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Santorum sharpens attacks on Romney to include Bain record

 

Rick Santorum's rhetoric toward Mitt Romney has grown sharper in recent weeks -- to the point where he’s now making an attack on Romney’s record that he once suggested was off-limits.

Case in point: On Tuesday, Santorum blasted Romney’s private-sector record at Bain Capital. “Gov. Romney has a career as an investment banker and someone who's a private equity guy on Wall Street. I'm not too sure that necessarily commends you well to be president of the United States,” Santorum said in an interview on the nationally syndicated show “Kilmeade & Friends.”

“I don't know of one group of people that's more disliked than politicians -- it may be the folks who gave us the Wall Street bailout. And that's where Mitt Romney comes from.”

But contrast that attack with Santorum’s Jan. 11 defense of Romney after then-candidate Rick Perry compared Romney’s private-equity work at Bain to “vultures”:

You have capitalism, where you have companies that are takeover opportunities because the management hasn't done a good job of managing the company.

Bain Capital, at least from the record I looked at, had a lot of success. I mean they weren't a company that has a long track of record basically destroying the companies and selling off the pieces. They had some situations where they had failures, but every company does.

I hate to sit here and be a defender of Mitt Romney, but to me this is federal capitalism, and I have to say that this is an attack that is probably not warranted.

There is plenty in Mitt Romney's record as governor of Massachusetts to attack and go after. ... I don't think going after capitalism and companies, that in many cases, do a public in saving companies is the way to go about doing that.

Yet two months later, as Romney looks to shut the door on his Republican challengers, Santorum identified Romney’s private sector background as a key element of his weakness versus President Obama.

“We'll have a Wall Street banker going up against the president of the United States -- not the best matchup for us,” Santorum told host Brian Kilmeade on Tuesday morning.

This reversal for Santorum comes weeks after Romney and his allies have bombarded Santorum with negative advertisements; as Santorum has positioned himself as the conservative alternative to Romney; and as Santorum hopes to turn the GOP primary race into a one-on-one battle against the former Massachusetts governor.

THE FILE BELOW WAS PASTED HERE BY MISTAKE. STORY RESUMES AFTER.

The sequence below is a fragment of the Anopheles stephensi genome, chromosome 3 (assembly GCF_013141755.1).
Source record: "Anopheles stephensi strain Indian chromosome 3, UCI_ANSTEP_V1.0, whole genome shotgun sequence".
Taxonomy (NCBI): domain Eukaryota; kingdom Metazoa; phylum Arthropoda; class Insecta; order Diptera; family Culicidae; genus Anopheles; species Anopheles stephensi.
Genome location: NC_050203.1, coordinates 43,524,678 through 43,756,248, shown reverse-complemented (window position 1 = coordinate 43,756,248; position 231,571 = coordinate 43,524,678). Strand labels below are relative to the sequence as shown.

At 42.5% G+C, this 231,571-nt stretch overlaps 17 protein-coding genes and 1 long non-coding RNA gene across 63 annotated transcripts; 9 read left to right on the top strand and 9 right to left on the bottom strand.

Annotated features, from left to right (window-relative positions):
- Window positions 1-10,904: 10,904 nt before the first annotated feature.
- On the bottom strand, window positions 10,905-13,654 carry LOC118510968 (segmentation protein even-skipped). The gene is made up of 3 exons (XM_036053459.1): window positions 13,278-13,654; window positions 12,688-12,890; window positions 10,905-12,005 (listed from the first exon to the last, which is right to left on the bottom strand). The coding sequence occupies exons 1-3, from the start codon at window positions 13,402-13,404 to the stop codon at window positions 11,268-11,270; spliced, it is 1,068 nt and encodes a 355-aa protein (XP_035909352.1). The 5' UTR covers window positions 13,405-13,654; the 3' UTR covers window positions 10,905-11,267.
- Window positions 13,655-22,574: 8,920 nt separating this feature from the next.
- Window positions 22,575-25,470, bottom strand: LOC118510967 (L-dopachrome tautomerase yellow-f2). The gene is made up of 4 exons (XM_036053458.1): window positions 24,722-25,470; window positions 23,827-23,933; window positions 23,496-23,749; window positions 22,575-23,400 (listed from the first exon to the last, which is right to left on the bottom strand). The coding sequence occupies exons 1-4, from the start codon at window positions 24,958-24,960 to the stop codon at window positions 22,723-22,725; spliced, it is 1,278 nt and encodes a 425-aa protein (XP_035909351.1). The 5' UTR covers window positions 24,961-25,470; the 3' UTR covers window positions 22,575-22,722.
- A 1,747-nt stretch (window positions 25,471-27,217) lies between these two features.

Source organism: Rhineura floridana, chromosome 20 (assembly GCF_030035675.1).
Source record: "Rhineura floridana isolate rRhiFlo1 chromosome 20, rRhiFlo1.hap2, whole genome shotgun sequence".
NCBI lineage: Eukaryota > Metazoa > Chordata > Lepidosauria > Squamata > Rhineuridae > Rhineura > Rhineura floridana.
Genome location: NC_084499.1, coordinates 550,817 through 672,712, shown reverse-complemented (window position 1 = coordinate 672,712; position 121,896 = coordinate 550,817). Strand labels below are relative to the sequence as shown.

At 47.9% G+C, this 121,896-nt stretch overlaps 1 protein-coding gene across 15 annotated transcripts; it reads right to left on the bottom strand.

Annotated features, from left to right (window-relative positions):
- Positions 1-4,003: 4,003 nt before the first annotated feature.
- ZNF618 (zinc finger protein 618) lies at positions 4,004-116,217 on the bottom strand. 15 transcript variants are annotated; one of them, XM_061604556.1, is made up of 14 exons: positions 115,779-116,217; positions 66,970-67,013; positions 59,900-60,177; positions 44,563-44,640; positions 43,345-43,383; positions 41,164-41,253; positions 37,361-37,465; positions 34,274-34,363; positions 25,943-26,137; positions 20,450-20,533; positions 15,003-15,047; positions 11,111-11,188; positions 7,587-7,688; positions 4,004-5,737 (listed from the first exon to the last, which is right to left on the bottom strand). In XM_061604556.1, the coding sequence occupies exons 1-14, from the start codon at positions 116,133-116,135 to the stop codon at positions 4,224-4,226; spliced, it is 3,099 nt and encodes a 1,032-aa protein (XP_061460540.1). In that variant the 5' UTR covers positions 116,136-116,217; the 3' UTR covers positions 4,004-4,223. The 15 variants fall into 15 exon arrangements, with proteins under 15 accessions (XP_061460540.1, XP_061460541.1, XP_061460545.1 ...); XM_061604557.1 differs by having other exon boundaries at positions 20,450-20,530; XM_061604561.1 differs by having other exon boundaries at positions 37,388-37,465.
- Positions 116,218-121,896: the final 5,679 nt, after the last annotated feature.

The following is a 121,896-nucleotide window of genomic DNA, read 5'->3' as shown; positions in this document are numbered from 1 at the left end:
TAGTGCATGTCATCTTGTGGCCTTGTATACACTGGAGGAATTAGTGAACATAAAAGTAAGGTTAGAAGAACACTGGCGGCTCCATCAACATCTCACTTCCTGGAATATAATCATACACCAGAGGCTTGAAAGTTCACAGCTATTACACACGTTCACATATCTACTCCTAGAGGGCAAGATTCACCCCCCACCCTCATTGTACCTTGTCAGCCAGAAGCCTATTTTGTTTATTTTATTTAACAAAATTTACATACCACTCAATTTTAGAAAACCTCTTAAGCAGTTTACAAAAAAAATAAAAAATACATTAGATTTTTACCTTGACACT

What’s more, on Monday evening, Santorum took to conservative talk radio to essentially call Romney a socialist -- an insult Republicans usually save for President Obama, not each other.

"I didn't pass RomneyCare, which is a government takeover of 1/6th of the economy," Santorum told conservative pundit Mark Levin in reference to the health reform law Romney signed as governor, which features many similarities to President Obama's national health reform law. "With Mitt Romney, his solution to a health care problem is to take over 1/6th of the economy. You can't call yourself a conservative. You can call yourself a socialist, but you can't call yourself a conservative."

The attacks seem directed toward addressing Romney's advantage over Santorum in previous primary contests when it comes to economic expertise. Romney took a swipe at Santorum on Tuesday when he said that the former senator's economic record all but disqualified Santorum for a spot as Romney's running mate.

"Well, that would preclude, of course, Rick Santorum," Romney said on Fox News when asked whether he needs to pick an identifiable conservative as his running mate. "Rick Santorum is not a person who is an economic conservative to my right. I give him credit for being conservative, but not a fiscal conservative. His record suggests he does not have the fiscal conservative chops that I have."

To that end, a Bloomberg News poll released Tuesday found that Republicans nationally view Romney as better-suited to handle the economy, and, maybe more importantly, view his career at Bain Capital as an asset.

Sixty-four percent of Republicans or lean-Republican adults said in the Bloomberg poll that Romney’s private equity career makes him better qualified to create jobs; 26 percent disagreed.

And 43 percent of Republicans in the same poll said they view Romney as the candidate best-suited to get the economy going, versus 16 percent of Republicans who said the same for Santorum.